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September 26, 2017

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Djokovic and Ferrer reach US Open semis

NEW YORK -- If the rest of the week goes the way Novak Djokovic hopes, he'll play two more matches at Flushing Meadows and end up holding the U.S. Open trophy for the second straight year.

Hard to imagine he'll play much better, or put on a more entertaining show, than he did on Thursday.

Djokovic made it to his 10th straight Grand Slam semifinal by beating No. 7 Juan Martin del Potro a 6-2, 7-6 (3), 6-4 in a 3-hour, 6-minute tennis masterpiece.

Next up for Djokovic is Saturday's clash with David Ferrer, who advanced to his fourth career major semifinal in his typical, never-say-quit fashion. He outlasted eighth-seeded Janko Tipsarevic of Serbia 6-3, 6-7 (5), 2-6, 6-3, 7-6 (4) in 4 hours, 31 minutes.

Djokovic deftly turned defense into attack, sometimes in the span of a single shot, and del Potro was often left shaking his head, wondering what more he had to do.

It was a match worthy of two former U.S. Open champions, playing in the sport's biggest stadium under the lights.

"I didn't expect anything less," Djokovic said.

The high point came late in the back-and-forth, 84-minute second set — 11 minutes longer than Djokovic's entire first-round match — when del Potro forced a tiebreaker by saving three set points to win a game that extended to eight deuces and lasted 17 minutes.

Second-seeded Djokovic won the tiebreaker 7-3, but really it was the 20-shot point that made it 6-3 that finished it off.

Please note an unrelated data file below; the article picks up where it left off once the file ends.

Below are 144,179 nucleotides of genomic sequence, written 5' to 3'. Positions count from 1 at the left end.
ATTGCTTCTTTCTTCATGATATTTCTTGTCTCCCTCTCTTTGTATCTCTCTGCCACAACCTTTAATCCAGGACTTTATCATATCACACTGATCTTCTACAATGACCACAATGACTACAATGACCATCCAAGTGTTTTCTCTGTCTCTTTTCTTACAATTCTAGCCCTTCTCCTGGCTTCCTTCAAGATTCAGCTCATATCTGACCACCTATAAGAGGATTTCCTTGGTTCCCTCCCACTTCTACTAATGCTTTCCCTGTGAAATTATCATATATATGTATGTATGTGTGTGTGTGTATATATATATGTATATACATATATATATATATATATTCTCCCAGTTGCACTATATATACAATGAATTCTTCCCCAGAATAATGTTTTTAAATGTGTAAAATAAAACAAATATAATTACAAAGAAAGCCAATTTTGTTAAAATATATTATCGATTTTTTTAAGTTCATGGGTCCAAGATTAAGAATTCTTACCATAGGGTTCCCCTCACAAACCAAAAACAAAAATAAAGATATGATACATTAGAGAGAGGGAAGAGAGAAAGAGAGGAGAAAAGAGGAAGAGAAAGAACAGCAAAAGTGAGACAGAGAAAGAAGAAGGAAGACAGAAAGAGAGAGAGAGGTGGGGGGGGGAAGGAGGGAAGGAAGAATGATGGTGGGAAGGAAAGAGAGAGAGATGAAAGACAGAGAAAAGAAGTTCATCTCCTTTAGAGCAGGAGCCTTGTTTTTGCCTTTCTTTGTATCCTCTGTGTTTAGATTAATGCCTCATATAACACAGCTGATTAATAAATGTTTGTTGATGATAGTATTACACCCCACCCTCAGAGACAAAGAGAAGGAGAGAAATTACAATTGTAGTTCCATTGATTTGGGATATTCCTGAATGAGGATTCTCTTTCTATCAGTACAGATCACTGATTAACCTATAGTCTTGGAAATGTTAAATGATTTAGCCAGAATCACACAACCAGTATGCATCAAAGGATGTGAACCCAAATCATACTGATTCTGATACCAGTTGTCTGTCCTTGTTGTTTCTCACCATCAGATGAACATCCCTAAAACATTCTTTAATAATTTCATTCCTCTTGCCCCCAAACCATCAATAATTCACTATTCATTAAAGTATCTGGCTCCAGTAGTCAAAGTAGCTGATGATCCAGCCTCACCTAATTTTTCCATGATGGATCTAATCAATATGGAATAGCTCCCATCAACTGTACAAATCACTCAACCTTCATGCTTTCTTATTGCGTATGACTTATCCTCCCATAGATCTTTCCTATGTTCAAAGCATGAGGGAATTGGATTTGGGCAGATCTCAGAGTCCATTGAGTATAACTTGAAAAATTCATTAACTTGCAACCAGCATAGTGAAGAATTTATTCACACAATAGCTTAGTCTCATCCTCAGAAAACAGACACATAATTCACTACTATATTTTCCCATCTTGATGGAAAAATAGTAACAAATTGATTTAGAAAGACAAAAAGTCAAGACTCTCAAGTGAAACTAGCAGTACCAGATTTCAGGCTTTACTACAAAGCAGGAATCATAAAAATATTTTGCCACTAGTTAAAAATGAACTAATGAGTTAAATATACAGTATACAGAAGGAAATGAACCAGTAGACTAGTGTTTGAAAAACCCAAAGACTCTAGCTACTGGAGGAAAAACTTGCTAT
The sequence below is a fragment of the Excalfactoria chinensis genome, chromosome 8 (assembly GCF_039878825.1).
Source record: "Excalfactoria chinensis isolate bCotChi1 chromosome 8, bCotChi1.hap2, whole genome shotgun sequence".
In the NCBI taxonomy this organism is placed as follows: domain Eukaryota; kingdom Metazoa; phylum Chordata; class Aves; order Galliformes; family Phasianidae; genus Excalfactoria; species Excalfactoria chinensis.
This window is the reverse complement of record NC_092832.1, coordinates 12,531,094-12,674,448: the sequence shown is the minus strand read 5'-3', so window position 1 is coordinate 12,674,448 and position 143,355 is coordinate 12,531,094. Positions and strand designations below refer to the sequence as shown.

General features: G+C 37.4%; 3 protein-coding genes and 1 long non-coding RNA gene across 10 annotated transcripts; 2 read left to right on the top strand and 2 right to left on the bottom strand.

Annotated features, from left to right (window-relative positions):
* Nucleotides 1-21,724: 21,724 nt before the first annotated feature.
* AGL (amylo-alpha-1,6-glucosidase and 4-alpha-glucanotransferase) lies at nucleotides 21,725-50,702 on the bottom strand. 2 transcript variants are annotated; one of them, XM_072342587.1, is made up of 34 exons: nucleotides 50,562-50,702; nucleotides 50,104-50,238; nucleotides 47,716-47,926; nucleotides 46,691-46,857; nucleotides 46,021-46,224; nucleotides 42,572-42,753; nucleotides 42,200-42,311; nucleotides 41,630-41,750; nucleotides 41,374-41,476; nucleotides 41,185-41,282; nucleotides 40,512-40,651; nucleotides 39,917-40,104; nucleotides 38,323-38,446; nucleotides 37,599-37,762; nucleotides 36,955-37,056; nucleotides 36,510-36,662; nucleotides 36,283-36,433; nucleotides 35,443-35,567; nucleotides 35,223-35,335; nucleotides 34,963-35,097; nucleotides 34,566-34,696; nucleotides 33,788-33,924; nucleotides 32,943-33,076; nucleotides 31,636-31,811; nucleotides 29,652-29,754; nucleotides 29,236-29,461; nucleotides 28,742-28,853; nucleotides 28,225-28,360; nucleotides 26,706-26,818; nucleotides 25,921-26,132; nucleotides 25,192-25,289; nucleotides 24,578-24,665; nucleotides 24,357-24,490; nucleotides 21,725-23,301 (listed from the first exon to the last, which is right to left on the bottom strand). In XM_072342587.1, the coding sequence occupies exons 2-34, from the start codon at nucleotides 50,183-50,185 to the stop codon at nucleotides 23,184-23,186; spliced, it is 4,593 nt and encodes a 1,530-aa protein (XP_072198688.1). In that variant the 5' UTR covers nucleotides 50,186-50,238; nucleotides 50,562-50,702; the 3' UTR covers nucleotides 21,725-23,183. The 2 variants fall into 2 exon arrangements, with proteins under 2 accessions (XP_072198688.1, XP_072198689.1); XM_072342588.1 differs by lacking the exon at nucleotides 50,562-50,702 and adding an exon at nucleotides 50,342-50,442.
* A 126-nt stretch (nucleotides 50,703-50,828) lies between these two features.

Del Potro, the 2009 champion, hustled to the net to chase down a drop shot, then retreated when Djokovic lobbed that reply over his head. He returned a deep lob that gave him time to get into position to hit a solid backhand back. Djokovic answered that with a drop volley, which del Potro got to, but hit long.

Djokovic pumped both fists in the air and del Potro sagged his 6-foot-6 frame onto the net, resting his forearms there before taking a towel and draping it over his head for the long walk back to the baseline. Djokovic closed out the set with a running backhand winner from four feet behind the baseline — not the first or last time he rapidly turned from defender to aggressor on a night when he hit 43 winners, including 14 from the backhand side.

The crowd, as it had so many times over the thrilling end to that set, stood and roared.

"That was an incredible feeling for a player to see," Djokovic said. "Then you get more excited and motivated to play even better. Probably one of the better sets I have played in 2012, for sure. He's a great opponent."

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